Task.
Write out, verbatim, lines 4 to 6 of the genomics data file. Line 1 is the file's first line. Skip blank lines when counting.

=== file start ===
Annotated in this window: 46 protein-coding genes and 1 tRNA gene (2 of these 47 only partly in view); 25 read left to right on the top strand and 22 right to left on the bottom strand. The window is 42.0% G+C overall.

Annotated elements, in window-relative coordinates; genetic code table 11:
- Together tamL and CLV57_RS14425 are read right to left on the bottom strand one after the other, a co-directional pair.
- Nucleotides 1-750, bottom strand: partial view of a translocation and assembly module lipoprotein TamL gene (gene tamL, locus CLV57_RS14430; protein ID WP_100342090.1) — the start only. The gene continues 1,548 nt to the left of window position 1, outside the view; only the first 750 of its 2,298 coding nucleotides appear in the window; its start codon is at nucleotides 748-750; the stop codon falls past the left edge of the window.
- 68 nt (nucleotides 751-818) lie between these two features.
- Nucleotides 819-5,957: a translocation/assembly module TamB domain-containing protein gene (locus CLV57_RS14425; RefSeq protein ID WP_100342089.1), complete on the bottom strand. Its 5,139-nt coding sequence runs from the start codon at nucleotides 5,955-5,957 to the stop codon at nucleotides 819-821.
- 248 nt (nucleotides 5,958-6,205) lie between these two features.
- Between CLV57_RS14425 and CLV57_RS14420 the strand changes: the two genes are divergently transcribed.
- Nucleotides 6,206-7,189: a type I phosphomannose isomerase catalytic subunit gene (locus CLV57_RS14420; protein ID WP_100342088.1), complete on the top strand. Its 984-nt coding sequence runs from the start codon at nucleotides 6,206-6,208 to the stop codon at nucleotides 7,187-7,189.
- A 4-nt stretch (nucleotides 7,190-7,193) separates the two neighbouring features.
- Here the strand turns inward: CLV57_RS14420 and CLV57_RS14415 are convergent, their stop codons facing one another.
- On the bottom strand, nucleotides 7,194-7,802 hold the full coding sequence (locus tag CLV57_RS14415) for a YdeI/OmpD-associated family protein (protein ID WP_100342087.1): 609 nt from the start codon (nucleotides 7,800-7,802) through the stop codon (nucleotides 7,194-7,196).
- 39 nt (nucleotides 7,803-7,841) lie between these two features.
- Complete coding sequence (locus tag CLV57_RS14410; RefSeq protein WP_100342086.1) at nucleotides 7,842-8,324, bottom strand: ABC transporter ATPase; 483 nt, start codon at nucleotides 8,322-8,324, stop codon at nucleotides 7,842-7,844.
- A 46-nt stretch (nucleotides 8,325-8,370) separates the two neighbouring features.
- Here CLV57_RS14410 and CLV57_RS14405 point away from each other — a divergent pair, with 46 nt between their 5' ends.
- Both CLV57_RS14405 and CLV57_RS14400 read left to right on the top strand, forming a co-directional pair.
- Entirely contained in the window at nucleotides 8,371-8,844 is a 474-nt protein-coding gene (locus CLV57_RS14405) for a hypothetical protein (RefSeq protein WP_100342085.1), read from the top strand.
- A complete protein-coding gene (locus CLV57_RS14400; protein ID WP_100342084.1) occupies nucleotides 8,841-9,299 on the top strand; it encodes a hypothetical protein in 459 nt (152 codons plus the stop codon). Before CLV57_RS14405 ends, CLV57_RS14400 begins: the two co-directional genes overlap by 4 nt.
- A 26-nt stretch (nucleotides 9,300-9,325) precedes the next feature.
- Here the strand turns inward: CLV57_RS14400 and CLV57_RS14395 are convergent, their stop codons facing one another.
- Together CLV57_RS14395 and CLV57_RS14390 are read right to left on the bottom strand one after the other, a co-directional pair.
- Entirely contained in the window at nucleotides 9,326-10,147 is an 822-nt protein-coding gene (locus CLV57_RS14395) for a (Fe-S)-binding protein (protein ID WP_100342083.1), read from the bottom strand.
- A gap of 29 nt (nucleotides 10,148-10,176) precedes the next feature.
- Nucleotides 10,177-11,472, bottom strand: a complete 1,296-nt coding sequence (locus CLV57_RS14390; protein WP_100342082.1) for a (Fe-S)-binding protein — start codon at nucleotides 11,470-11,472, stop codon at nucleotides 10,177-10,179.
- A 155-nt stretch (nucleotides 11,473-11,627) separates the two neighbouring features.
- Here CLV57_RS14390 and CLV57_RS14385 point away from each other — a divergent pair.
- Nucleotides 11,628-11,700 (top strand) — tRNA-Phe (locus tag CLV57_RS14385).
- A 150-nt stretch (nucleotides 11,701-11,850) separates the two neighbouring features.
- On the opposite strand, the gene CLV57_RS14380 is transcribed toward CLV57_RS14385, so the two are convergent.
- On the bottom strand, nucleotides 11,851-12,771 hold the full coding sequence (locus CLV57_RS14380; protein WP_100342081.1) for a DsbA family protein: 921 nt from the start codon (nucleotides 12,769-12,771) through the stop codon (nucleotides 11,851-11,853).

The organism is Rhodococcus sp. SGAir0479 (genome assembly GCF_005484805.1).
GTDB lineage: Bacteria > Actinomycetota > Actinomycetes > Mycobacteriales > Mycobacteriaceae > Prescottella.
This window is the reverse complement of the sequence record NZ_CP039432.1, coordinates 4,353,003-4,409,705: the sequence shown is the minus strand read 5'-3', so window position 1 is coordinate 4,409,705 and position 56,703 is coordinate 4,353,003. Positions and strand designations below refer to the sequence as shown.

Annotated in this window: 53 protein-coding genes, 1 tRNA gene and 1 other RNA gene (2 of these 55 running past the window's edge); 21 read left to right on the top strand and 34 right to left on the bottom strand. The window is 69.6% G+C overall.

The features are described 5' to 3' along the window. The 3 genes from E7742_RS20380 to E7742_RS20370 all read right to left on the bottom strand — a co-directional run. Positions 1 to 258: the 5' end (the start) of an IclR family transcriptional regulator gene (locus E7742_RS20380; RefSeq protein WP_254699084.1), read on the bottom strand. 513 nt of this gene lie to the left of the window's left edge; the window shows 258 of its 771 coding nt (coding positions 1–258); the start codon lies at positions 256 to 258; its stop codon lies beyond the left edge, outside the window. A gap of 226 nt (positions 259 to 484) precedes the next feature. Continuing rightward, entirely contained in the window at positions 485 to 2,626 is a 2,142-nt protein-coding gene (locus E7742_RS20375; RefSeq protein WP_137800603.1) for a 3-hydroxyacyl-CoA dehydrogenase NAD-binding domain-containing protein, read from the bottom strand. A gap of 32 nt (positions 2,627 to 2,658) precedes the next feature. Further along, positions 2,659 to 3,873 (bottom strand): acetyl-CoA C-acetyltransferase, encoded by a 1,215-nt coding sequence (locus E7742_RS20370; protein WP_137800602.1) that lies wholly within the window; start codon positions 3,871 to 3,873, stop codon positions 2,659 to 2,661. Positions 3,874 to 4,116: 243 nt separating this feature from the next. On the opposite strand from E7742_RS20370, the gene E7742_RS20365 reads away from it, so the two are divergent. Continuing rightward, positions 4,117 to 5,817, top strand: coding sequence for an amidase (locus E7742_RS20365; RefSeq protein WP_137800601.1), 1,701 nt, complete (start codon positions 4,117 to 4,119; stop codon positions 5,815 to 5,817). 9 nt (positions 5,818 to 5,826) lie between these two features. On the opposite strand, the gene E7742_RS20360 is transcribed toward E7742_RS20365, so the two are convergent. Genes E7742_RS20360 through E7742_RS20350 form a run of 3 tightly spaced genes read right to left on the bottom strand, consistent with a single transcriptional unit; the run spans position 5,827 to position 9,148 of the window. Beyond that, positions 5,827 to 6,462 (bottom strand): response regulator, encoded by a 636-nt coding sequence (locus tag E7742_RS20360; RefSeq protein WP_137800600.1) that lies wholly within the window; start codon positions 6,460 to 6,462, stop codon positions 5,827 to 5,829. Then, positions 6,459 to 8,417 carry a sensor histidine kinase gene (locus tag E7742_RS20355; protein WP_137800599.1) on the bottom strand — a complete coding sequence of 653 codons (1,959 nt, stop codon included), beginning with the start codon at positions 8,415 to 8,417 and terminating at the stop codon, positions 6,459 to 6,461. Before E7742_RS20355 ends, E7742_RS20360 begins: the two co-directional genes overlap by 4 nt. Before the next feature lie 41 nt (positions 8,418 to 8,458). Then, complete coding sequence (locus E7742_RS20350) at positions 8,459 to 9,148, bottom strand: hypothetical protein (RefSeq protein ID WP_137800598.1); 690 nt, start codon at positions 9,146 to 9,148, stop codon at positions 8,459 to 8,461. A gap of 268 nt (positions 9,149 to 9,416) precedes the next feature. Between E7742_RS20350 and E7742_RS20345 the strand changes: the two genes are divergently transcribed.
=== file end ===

- Nucleotides 1-750, bottom strand: partial view of a translocation and assembly module lipoprotein TamL gene (gene tamL, locus CLV57_RS14430; protein ID WP_100342090.1) — the start only. The gene continues 1,548 nt to the left of window position 1, outside the view; only the first 750 of its 2,298 coding nucleotides appear in the window; its start codon is at nucleotides 748-750; the stop codon falls past the left edge of the window.
- 68 nt (nucleotides 751-818) lie between these two features.
- Nucleotides 819-5,957: a translocation/assembly module TamB domain-containing protein gene (locus CLV57_RS14425; RefSeq protein ID WP_100342089.1), complete on the bottom strand. Its 5,139-nt coding sequence runs from the start codon at nucleotides 5,955-5,957 to the stop codon at nucleotides 819-821.